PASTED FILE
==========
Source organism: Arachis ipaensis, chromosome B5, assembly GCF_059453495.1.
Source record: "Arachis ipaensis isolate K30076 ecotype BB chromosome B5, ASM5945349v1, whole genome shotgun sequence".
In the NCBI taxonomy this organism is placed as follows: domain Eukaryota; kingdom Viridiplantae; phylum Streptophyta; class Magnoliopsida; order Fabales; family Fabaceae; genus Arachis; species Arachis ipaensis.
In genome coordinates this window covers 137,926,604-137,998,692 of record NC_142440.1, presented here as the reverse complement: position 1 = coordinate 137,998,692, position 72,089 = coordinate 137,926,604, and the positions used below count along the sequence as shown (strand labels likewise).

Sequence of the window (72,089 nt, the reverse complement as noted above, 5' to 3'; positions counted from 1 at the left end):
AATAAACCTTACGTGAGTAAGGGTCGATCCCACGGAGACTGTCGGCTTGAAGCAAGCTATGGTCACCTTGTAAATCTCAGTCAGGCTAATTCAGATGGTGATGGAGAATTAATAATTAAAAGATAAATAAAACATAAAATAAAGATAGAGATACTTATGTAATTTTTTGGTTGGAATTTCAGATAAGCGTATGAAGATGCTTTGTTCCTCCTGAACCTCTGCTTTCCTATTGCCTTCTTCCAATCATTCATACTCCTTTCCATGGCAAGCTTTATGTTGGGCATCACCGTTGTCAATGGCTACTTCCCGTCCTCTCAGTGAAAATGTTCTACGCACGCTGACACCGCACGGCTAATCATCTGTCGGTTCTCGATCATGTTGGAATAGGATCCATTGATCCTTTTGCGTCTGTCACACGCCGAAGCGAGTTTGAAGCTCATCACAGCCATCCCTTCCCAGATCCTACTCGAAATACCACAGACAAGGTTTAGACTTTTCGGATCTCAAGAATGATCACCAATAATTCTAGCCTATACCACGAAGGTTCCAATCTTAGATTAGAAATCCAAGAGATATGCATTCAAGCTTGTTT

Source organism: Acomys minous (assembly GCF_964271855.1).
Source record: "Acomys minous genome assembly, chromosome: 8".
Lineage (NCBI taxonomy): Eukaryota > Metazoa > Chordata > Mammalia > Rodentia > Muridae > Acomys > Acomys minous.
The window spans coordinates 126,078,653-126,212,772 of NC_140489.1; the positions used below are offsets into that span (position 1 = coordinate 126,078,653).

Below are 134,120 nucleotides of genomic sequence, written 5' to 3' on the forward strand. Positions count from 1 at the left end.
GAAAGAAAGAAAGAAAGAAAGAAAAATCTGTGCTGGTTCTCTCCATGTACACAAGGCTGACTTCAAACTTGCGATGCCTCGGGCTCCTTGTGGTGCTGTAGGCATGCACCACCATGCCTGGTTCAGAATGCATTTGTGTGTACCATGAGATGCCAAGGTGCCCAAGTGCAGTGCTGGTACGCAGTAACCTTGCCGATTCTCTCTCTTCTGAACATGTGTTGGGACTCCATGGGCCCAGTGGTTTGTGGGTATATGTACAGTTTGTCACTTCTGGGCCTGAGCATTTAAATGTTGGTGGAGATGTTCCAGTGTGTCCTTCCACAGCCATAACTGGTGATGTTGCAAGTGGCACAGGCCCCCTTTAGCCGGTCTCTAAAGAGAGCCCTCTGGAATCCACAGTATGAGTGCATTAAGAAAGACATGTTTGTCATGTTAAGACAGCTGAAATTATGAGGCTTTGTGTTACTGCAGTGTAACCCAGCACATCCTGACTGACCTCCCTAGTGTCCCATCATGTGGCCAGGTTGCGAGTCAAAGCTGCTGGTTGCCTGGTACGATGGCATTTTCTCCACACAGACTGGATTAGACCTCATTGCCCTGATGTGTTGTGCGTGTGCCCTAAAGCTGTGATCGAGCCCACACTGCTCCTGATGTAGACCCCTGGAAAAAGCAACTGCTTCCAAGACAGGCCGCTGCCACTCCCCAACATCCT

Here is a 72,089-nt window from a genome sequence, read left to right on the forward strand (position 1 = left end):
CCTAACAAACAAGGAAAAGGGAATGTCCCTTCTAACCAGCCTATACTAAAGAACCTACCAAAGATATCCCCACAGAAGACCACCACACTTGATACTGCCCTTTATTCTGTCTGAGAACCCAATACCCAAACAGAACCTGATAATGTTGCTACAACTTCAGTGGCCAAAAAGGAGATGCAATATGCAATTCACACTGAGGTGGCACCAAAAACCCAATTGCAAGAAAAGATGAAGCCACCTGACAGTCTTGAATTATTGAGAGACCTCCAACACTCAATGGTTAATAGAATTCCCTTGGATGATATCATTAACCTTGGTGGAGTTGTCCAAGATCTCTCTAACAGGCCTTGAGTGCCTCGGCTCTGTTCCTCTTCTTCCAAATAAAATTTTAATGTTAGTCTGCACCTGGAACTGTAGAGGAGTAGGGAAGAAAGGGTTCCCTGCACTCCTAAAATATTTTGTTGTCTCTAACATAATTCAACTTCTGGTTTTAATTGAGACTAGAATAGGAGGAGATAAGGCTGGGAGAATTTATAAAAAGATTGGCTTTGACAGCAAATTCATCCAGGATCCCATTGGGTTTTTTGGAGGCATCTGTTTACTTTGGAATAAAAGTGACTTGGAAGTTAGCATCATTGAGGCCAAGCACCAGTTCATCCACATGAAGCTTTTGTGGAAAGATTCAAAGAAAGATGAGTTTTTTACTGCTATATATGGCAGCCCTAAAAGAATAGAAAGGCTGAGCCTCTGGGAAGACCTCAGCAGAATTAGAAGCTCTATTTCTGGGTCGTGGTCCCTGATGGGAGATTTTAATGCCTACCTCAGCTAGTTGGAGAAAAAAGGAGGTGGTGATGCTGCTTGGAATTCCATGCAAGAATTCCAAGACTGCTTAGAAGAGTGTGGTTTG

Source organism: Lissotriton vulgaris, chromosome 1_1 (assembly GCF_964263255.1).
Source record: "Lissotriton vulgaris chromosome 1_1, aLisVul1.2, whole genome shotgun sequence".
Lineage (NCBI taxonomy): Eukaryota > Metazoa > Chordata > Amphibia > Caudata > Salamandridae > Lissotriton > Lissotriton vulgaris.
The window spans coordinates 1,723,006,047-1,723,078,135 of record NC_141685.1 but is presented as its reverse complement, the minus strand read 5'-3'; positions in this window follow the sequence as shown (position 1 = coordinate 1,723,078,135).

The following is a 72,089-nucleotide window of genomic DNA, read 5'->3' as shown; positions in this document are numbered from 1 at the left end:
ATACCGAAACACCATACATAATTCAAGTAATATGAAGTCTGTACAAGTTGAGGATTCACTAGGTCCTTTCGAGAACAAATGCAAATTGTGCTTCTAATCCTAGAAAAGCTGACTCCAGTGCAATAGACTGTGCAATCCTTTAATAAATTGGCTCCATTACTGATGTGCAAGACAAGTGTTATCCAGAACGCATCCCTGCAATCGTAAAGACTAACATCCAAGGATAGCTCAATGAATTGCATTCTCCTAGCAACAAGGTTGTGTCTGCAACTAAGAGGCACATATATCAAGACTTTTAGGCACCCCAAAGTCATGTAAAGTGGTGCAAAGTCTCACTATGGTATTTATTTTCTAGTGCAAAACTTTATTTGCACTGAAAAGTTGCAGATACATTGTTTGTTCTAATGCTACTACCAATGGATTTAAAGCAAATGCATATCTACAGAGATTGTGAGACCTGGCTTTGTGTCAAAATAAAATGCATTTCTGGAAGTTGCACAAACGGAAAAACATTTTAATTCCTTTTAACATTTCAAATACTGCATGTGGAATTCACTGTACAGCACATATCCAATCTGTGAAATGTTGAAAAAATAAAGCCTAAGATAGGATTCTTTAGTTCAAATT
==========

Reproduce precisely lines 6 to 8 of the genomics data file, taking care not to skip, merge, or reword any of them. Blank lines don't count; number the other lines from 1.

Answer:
AATAAACCTTACGTGAGTAAGGGTCGATCCCACGGAGACTGTCGGCTTGAAGCAAGCTATGGTCACCTTGTAAATCTCAGTCAGGCTAATTCAGATGGTGATGGAGAATTAATAATTAAAAGATAAATAAAACATAAAATAAAGATAGAGATACTTATGTAATTTTTTGGTTGGAATTTCAGATAAGCGTATGAAGATGCTTTGTTCCTCCTGAACCTCTGCTTTCCTATTGCCTTCTTCCAATCATTCATACTCCTTTCCATGGCAAGCTTTATGTTGGGCATCACCGTTGTCAATGGCTACTTCCCGTCCTCTCAGTGAAAATGTTCTACGCACGCTGACACCGCACGGCTAATCATCTGTCGGTTCTCGATCATGTTGGAATAGGATCCATTGATCCTTTTGCGTCTGTCACACGCCGAAGCGAGTTTGAAGCTCATCACAGCCATCCCTTCCCAGATCCTACTCGAAATACCACAGACAAGGTTTAGACTTTTCGGATCTCAAGAATGATCACCAATAATTCTAGCCTATACCACGAAGGTTCCAATCTTAGATTAGAAATCCAAGAGATATGCATTCAAGCTTGTTT

Source organism: Acomys minous (assembly GCF_964271855.1).
Source record: "Acomys minous genome assembly, chromosome: 8".